Environmental activists who protested at an offshore oil platform in the Russian Arctic last week will be prosecuted, possibly for piracy, which is punishable by up to 15 years in jail, according to Russian investigators.
They said the "attack", in which Greenpeace activists tried scaling the Gazprom-owned Prirazlomnaya platform, Russia's first offshore Arctic oil platform, had violated Russian sovereignty.
The protest on September 19 ended when armed officers boarded the Netherlands-registered icebreaker and arrested the 30 activists onboard, Greenpeace said. The vessel, the Arctic Sunrise, was towed to the port of Murmansk.
Greenpeace says its protest, aimed to draw attention to the threat oil drilling poses to the fragile Arctic ecosystem, was peaceful, and that Russia's actions violated international law.
A diplomatic delegation of 18 officials representing nine countries went on board the Arctic Sunrise on Tuesday afternoon to meet the detainees, Greenpeace said.
The Netherlands, where Greenpeace International is based, called for the release of the ship and all activists, including two Dutch citizens.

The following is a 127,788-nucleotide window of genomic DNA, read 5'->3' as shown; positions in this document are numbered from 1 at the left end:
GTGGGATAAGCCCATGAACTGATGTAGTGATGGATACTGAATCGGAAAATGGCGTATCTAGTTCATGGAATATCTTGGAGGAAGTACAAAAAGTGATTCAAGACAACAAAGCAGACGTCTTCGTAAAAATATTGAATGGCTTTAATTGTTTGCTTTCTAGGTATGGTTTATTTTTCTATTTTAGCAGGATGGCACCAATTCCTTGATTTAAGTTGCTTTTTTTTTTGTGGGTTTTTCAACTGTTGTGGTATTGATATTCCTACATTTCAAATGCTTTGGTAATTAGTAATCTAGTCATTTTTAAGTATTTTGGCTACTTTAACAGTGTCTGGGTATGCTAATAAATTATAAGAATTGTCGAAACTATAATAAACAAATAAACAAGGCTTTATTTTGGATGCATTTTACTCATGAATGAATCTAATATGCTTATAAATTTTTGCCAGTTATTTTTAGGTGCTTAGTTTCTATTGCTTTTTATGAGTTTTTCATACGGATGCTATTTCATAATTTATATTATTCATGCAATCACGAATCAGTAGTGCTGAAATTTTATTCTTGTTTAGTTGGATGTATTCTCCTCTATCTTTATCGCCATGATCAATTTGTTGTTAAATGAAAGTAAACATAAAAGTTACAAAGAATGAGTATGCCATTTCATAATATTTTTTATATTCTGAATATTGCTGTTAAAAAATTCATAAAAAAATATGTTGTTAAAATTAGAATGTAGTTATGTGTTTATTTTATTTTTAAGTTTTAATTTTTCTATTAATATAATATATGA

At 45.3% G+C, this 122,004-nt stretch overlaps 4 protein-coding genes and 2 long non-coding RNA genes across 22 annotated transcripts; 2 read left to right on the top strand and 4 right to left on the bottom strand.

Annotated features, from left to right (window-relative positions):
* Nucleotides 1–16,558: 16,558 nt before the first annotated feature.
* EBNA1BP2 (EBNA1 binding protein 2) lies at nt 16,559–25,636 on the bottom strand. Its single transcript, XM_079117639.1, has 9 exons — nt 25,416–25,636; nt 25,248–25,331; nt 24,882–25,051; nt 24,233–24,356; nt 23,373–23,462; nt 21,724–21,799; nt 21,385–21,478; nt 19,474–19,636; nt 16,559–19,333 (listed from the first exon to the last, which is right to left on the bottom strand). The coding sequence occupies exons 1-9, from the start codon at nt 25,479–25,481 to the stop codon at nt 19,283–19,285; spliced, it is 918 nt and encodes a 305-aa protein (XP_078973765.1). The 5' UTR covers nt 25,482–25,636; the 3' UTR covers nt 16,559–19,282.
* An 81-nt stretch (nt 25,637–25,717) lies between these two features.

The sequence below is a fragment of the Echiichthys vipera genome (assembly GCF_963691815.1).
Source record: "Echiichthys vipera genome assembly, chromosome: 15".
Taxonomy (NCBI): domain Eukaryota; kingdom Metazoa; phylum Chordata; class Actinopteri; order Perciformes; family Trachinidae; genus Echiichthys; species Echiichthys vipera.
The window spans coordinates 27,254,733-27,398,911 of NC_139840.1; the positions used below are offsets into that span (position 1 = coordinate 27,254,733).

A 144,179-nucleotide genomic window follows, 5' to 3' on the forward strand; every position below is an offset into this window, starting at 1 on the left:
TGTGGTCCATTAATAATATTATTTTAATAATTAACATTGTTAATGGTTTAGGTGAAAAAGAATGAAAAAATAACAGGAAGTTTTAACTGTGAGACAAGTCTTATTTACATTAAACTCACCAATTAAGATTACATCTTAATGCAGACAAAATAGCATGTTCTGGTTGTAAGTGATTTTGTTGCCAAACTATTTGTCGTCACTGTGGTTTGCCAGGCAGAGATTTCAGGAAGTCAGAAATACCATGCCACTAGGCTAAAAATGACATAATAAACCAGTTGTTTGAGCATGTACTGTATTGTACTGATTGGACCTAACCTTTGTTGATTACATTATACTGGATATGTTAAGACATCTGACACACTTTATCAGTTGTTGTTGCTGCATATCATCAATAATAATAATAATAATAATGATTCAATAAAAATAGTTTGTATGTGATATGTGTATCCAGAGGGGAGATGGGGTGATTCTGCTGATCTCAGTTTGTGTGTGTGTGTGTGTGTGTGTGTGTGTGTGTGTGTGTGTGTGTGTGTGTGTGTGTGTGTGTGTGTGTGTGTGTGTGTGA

Greenpeace said the activists had been denied access to lawyers and that they had not yet been formally charged.
"Any charge of piracy against peaceful activists has no merit ... we will not be intimidated or silenced, Greenpeace's global chief Kumi Naidoo said, adding that "peaceful activism is crucial when governments around the world have failed to respond to dire scientific warnings."
Greenpeace says scientific evidence shows that an oil spill from Prirazlomnaya would affect more than 4,800km of Russia's coastline.
Global majors including ExxonMobil, Eni and Statoil have agreed deals with Russia's state-owned Rosneft to enter Russia's Arctic offshore waters.